Ian W. Toll's "Pacific Crucible"
Ian Toll’s Pacific Crucible is a well told narrative of the first year of the American war in the Pacific. It is not very poetic but does provide good set pieces on aircraft carrier pilots preparing for battle, the carnage in the bowels of an aircraft carrier that has been successfully bombed, and the pomp and ceremony that accompanies military life. It reviews some of the old stories about Churchill’s visit to the White House but offers what it thinks is important about the joint decision making between the British and the Americans about how to conduct the war. There is a discussion of the appointment of theatre commanders who will be in charge of all forces in the area so as to avoid competition between British and American forces, though that decision had been foreshadowed by the need to rectify what had occurred when American forces were first sent to Europe in World War I and wanted to fight as a single army rather than have the French command use them to fill in the line. Toll does not tell the story of the attack on Pearl Harbor for the umpteenth time; he sets his scene mostly in the Navy Department in Washington. Toll is very good at selecting which incidents to report and what vantage point to use in telling them so that the stories, mostly well known, come across freshly. As I say, not exactly poetry; rather, well crafted prose that reads easily. The Second World War is still a page turner.
Added to the pleasure of reading one more time this wonderful story of war at sea that culminates with the Battle of Midway, an event that stands up there with Lepanto and Trafalgar, is an interpretation of Midway that the author adds and an inference about the Pacific War that the author does not make. First off, the usual explanation of the victory at Midway is that intelligence and surprise was on the American side, but that the outcome of the battle came down to good fortune. A great many planes are sent out to destroy enemy capital ships; only very few get through to the target, and then whether their torpedoes and bombs are successful is a matter of luck. The entire first group of American torpedo bombers was shot down. But there were two or more other squadrons launched by the American aircraft carriers, and some of their bombs meet their marks and the Americans bagged four carriers over the course of two days. The Americans were very brave and daring and the Japanese ships had poor fire control mechanisms and the Japanese were caught in a situation where they were switching back and forth from land bombs to torpedoes to be used against aircraft carriers and so they were left with insufficient air cover when the planes from different American carriers happened to arrive over the Japanese carriers at the same time.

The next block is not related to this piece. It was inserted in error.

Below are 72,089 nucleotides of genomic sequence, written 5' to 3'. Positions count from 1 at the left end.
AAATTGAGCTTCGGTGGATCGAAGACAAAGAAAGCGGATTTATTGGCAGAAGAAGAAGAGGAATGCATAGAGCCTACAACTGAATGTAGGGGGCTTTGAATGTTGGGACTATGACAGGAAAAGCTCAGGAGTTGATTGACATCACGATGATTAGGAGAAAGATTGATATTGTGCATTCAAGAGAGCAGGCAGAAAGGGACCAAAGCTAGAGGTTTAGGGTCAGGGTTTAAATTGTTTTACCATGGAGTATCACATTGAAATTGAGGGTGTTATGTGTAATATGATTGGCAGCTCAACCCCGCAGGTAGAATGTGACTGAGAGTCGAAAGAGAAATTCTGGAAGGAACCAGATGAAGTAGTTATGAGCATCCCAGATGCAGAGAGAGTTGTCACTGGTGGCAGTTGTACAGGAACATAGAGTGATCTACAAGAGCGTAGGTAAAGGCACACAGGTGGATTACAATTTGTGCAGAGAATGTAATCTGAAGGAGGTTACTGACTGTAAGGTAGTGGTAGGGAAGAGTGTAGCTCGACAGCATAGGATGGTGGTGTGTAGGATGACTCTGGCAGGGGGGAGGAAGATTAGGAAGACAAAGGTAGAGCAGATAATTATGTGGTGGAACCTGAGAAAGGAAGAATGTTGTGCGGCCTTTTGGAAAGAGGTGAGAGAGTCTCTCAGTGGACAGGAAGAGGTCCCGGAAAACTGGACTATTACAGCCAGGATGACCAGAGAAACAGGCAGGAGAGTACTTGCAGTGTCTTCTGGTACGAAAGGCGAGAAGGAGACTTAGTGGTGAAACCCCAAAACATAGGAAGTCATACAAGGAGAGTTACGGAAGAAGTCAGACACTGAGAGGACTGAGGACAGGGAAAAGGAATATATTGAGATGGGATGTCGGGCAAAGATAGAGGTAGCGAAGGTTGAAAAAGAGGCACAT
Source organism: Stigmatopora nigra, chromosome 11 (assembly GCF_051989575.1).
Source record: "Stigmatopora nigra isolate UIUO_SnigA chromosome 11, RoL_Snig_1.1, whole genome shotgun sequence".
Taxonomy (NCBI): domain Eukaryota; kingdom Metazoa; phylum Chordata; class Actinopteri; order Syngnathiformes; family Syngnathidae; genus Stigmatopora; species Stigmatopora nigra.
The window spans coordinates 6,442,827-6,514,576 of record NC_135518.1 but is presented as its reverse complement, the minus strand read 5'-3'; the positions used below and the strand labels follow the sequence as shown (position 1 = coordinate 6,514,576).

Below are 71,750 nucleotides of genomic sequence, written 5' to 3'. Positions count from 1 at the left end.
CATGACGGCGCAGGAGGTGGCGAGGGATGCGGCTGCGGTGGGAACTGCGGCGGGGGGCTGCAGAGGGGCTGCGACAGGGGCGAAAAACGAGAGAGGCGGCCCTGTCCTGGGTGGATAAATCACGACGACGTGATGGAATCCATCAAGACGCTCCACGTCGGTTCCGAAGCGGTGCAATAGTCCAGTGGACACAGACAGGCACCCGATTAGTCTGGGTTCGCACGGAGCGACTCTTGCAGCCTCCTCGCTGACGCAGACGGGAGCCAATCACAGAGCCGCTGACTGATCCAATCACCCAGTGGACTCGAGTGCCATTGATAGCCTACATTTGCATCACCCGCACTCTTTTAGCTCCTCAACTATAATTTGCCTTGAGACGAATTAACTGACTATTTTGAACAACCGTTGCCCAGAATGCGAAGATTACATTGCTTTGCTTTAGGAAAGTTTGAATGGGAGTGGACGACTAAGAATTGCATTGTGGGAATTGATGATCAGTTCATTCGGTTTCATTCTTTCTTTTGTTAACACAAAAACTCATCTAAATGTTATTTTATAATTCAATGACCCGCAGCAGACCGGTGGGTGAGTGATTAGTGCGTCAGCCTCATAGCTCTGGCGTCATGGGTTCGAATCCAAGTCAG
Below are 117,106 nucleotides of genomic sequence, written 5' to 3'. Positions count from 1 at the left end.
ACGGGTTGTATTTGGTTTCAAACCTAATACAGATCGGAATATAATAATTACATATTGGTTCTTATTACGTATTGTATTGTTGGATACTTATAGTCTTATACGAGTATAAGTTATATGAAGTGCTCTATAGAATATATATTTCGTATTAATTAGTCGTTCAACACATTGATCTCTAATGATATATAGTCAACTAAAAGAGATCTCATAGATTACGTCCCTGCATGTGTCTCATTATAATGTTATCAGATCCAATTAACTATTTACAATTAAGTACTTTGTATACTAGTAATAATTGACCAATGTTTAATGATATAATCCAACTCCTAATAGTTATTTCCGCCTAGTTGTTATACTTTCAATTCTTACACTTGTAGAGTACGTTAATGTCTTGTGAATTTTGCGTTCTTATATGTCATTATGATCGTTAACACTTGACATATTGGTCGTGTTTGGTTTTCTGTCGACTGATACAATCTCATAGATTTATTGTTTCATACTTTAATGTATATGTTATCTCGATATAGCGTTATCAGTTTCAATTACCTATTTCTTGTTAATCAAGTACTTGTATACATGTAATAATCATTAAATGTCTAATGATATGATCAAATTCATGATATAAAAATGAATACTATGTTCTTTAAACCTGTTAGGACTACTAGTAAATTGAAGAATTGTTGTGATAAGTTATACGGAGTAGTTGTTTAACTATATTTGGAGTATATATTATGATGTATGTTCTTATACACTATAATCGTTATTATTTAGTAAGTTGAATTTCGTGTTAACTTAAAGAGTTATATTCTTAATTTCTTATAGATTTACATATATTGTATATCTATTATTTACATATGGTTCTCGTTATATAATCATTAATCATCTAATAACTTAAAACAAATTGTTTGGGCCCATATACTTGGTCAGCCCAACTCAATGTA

Toll tells the story differently. He points out that the Japanese had been frazzled by the immediate situation of having to cope with so many planes, that they were tired, their crews overworked ever since the attack on Pearl Harbor, that they had lost planes at the Battle of the Coral Sea just a month before, and that they had lost planes during their initial attack on Midway Island. In short, aircraft carriers are fighting a war of attrition. The longer the battle goes on, the side with the most resources will win and the American disadvantage (three carriers to four Japanese carriers) was offset by the ferocity of the American attack. The battle could have gone the way because of a number of imponderables. The Japanese aircraft might not have been caught flatfooted; their reconnaissance planes could have had a bit better luck. The cause of American victory, however, like as not, should it be considered possible to ascribe causes in these matters, is that they got there firstest with the mostest and saw this battle as a must win for them, while the Japanese were overconfident because of their previous successes.